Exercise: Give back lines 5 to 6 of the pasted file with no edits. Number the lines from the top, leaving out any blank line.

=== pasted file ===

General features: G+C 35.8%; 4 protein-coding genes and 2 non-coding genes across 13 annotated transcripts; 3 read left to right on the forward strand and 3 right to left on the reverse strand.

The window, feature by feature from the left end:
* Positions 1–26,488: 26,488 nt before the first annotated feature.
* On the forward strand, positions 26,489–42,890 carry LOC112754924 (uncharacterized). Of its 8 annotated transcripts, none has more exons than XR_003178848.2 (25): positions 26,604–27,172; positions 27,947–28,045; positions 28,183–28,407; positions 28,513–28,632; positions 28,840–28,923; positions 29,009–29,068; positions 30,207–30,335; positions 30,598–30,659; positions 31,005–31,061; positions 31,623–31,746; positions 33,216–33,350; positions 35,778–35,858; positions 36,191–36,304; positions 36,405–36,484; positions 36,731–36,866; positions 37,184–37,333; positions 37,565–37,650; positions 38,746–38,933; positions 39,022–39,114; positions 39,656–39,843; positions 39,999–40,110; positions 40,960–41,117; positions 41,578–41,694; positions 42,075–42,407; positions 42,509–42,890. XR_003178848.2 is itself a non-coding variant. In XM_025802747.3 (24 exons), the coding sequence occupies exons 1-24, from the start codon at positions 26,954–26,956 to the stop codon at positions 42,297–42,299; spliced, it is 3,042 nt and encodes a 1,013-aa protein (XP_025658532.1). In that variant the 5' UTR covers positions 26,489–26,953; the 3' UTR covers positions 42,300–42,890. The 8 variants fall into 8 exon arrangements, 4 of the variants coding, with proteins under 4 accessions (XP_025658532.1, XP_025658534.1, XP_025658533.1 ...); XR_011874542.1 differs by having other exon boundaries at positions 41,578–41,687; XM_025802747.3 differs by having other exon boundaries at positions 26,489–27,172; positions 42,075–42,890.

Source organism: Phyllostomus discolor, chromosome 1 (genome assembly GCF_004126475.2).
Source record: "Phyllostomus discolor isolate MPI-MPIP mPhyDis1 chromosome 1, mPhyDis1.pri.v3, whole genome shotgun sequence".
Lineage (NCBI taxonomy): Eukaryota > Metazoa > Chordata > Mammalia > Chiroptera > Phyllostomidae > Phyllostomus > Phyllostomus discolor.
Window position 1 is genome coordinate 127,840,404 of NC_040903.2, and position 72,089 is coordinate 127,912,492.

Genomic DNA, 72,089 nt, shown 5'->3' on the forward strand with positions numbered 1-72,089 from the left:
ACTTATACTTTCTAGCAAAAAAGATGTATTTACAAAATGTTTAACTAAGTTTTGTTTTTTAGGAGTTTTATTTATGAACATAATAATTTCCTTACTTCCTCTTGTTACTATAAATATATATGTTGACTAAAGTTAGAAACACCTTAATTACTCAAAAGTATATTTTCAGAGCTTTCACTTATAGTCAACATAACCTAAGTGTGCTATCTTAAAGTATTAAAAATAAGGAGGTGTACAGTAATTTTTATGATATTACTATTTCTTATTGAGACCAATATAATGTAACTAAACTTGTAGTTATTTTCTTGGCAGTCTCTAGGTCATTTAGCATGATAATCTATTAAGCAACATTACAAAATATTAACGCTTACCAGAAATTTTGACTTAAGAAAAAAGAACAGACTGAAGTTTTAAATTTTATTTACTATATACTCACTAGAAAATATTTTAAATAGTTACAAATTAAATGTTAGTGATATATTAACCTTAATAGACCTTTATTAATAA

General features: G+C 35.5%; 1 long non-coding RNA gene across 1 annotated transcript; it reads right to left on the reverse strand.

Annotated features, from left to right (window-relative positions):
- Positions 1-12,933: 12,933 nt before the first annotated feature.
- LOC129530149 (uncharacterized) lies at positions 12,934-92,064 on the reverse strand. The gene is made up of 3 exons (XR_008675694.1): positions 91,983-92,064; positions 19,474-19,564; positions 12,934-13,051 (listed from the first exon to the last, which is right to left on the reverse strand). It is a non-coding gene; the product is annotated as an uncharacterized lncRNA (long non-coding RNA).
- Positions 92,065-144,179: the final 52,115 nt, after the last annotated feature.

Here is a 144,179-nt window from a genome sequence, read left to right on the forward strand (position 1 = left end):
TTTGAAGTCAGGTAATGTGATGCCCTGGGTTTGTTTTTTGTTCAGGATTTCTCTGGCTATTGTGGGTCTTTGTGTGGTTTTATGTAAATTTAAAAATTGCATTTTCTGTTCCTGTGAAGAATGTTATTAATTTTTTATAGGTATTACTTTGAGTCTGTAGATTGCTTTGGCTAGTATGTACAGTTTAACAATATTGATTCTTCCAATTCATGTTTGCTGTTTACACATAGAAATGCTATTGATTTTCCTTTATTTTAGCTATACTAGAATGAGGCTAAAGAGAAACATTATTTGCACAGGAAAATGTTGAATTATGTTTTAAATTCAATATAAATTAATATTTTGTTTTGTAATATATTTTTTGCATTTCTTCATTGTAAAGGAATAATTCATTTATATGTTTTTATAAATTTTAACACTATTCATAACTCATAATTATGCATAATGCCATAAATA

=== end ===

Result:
Source organism: Phyllostomus discolor, chromosome 1 (genome assembly GCF_004126475.2).
Source record: "Phyllostomus discolor isolate MPI-MPIP mPhyDis1 chromosome 1, mPhyDis1.pri.v3, whole genome shotgun sequence".